Yet, in his loneliness, Trump is at home in America and much of America is at home with him.  It is not just our President who is lonely.  He presides over a lonely country.  A significant aspect of Trump’s appeal to the working class is connected to how he represents the American Dream.   In this he is like Ronald Reagan, but America has changed profoundly since the 1980’s.  In the 1970’s the lowest rate of divorce in America was high school educated working-class middle-America.  Now this demographic has one of the highest rates of divorce.  When Reagan spoke to America he resonated with a group of people who were grounded in family and community and wanted to better themselves economically.  When Trump speaks to middle-America he connected to people losing relational hope and hoping that increased wealth can compensate.

Some may find my characterization too harsh.  I think not.  I believe the American Dream has always been about quality of life broadly understood, not standard of living.  I believe returning to this is imperative. Moreover, the America I describe is not a recent phenomenon.  Alexis de Tocqueville foresaw it when he wrote Democracy in America in the 1830’s.  In Vol. 2, Book. 4, Ch. 6 hestates sagely.: in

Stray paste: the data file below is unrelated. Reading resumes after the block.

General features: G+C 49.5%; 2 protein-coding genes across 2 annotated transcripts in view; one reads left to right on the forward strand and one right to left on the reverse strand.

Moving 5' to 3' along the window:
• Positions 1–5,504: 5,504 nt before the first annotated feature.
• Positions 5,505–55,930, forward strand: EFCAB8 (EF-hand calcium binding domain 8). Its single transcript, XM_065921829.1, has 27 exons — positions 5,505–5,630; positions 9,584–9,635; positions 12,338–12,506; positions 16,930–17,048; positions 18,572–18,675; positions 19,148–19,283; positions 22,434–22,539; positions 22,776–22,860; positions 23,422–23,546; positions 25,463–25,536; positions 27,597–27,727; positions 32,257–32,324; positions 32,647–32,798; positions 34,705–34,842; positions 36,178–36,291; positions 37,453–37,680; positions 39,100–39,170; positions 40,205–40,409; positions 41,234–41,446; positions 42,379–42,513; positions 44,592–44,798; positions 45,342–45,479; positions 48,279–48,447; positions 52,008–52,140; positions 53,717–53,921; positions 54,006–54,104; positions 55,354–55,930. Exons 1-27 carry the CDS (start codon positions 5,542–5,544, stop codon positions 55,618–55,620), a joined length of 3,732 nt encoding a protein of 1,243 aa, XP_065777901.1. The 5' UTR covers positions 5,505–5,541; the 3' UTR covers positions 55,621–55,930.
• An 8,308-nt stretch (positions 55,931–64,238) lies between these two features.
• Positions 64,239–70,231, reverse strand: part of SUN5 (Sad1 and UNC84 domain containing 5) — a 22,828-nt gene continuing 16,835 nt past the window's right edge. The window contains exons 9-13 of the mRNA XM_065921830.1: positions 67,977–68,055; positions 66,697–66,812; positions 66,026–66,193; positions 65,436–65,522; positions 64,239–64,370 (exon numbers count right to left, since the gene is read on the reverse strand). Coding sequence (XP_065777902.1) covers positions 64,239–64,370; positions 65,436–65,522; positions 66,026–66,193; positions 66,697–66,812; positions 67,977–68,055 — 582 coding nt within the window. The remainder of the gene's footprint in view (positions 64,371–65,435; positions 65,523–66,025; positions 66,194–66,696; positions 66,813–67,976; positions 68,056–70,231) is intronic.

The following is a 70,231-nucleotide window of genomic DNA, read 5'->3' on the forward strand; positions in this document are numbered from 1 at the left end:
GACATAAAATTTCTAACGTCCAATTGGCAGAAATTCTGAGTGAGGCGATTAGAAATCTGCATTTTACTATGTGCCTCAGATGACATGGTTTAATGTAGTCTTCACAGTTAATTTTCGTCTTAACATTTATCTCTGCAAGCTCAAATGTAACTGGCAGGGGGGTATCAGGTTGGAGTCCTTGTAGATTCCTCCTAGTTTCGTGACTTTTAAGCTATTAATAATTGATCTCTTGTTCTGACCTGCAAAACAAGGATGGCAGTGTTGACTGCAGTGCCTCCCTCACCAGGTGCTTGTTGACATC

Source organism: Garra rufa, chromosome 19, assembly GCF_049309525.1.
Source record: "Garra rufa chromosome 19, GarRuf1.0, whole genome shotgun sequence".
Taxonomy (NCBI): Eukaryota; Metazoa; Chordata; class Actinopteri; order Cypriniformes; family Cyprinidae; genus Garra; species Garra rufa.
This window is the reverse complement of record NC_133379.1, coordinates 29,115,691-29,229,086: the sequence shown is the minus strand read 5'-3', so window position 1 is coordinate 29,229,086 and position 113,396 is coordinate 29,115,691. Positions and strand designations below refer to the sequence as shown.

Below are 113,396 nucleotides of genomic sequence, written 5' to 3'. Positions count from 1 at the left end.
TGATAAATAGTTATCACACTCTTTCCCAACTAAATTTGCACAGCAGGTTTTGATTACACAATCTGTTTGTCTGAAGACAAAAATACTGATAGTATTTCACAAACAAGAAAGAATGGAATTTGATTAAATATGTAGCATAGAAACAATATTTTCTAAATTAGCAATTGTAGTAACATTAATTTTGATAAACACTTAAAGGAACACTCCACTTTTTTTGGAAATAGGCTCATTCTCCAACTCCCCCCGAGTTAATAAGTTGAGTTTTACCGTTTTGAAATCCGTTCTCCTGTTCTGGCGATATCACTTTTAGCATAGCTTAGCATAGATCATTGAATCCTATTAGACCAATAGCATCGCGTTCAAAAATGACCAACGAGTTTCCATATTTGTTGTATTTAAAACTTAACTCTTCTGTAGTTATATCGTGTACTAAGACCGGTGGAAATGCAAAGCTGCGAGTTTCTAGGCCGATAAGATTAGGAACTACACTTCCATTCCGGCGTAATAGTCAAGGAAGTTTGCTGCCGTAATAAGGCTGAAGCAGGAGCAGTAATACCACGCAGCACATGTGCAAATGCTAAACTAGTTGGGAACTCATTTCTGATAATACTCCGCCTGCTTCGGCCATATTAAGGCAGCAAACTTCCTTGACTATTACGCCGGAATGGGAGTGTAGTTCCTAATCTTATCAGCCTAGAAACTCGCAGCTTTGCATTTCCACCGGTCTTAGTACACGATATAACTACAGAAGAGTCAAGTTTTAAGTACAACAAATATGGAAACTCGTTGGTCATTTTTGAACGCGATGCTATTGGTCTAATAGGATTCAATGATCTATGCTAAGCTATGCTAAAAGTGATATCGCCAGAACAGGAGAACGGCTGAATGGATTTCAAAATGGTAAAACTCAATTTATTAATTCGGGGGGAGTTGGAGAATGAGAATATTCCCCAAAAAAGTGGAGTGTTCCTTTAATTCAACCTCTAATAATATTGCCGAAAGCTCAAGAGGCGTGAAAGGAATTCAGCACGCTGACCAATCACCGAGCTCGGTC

The first thing that strikes the observer is an innumerable multitude of men all equal and alike, incessantly endeavoring to procure the petty and paltry pleasures with which they glut their lives. Each of them, living apart, is as a stranger to the fate of all the rest—his children and his private friends constitute to him the whole of mankind; as for the rest of his fellow-citizens, he is close to them, but he sees them not—he touches them, but he feels them not; he exists but in himself and for himself alone; and if his kindred still remain to him, he may be said at any rate to have lost his country. 

Donald Trump has never allowed himself to be defined by the first 100 days of any endeavor.  Anyone who believes he has been “contained” by party politics or the DC establishment is underestimating him the way 13 Republicans and Hillary Clinton did in the presidential primaries and general election.  What his first 100 days tell us is that like those before him, when inaugurated, he had  an established way of life.  In Trump’s case, it is being driven to succeed even if only to escape his loneliness. 

In this, Donald Trump is lonely like America. 

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Revd Dr Dale S. KuehneProfessor of Politics and 2nd Richard L Bready Chair of Ethics, Economics, and the Common GoodSaint Anselm College, Manchester, New Hampshire. In co-operation with the University of Divinity Centre for Research in Religion and Social Policy (www.centrerasp.org)